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Female comedian's flawless argument about victim blaming goes viral on Facebook

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Kayleigh Dray
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In the year 2016, you’d be forgiven for thinking that the world is enlightened enough to understand that nobody is ever “asking” to be raped or sexually assaulted.

Yet, as we have seen from countless news reports, many people continue to claim that these victims are, somehow, to blame.

Phrases like “she was asking for it” are thrown around, with many people claiming that what victims wear and how they behave determines whether they are partly responsible for being attacked.

In 2015, former Pretenders frontwoman Chrissie Hynde suggested that women who wear high heels had “better be good on their feet”.

She added: “If I’m walking around in my underwear and I’m drunk? Who else’s fault can it be?”

It goes without saying that people who blame the victim are dangerously mistaken – and idiotic; rape is only ever the fault of the rapist. And the word 'no' is never up for interpretation.

Now Alice Brine, a stand-up comedian based in New Zealand, has shared a status on Facebook which perfectly highlights the flaws in victim blaming.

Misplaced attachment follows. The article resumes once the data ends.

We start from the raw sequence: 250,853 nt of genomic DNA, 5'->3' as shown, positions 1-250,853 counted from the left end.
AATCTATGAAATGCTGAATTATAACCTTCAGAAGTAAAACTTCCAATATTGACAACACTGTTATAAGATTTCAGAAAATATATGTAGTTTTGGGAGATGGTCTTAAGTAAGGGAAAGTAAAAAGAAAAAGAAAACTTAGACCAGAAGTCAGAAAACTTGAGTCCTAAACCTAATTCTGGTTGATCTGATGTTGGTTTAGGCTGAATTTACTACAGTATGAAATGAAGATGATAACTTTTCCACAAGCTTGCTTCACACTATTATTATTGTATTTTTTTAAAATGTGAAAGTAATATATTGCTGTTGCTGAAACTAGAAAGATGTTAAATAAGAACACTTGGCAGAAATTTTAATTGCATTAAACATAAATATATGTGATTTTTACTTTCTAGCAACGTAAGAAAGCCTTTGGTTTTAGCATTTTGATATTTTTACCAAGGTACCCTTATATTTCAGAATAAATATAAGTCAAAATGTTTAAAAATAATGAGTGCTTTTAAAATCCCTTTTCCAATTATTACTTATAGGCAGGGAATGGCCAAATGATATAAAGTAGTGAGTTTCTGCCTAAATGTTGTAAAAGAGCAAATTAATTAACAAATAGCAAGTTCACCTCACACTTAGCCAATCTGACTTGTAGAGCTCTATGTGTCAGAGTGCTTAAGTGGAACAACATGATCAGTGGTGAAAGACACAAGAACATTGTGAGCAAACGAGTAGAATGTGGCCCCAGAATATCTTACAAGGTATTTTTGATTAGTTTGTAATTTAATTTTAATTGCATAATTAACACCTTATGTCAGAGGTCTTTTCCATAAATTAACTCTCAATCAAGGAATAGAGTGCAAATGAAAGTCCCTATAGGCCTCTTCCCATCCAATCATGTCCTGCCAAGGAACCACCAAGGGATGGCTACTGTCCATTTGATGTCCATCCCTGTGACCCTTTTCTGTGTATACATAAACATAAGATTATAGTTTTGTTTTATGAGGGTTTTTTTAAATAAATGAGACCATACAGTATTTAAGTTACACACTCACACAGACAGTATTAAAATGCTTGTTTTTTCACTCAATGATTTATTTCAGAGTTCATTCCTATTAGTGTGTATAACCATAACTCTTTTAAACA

"I'm gunna start going home with random very drunk guys and stealing all of their shit," wrote Alice on Facebook. "Everything they own.

“It won't be my fault though... they were drunk. They should have known better.”

She continued: "I'll get away with it 90% of the time but then when one brave man takes me to court over it, I'll argue that I wasn't sure if he meant it when he said 'no don't steal my Audi.' I just wasn't sure if he meant it. 

“I said 'Can I please steal your Gucci watch?' He said 'no' but I just wasn't sure if he meant it.”

Brine finished: “He was drunk. He brought this on himself. You should have seen how he was dressed at the club, expensive shirts and shoes. What kind of message is he sending with that!? 

“I thought he wanted me to come and steal all of his shit. He was asking for it. When he said 'no' to me taking everything he owned I just didn't know if he meant it. 'No' isn't objective enough, it could mean anything.”

Her post has reached thousands of people, with over 133,000 ‘likes’ on Facebook, and almost 60,000 shares.

Brine told Buzzfeed that the response to her post has been “extremely positive”.

She said: “I’ve got messages from people all over the world telling me how relieved they are to read the status. Finally putting into words something that they’ve given up trying to explain because of the countless arguments they have to get into about it.

“Now they can just print out the screenshot and carry it around if they need to prove their point to someone.”

Images: Instagram, Facebook

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Kayleigh Dray

Kayleigh Dray is editor of Stylist.co.uk, where she chases after rogue apostrophes and specialises in films, comic books, feminism and television. On a weekend, you can usually find her drinking copious amounts of tea and playing boardgames with her friends. 

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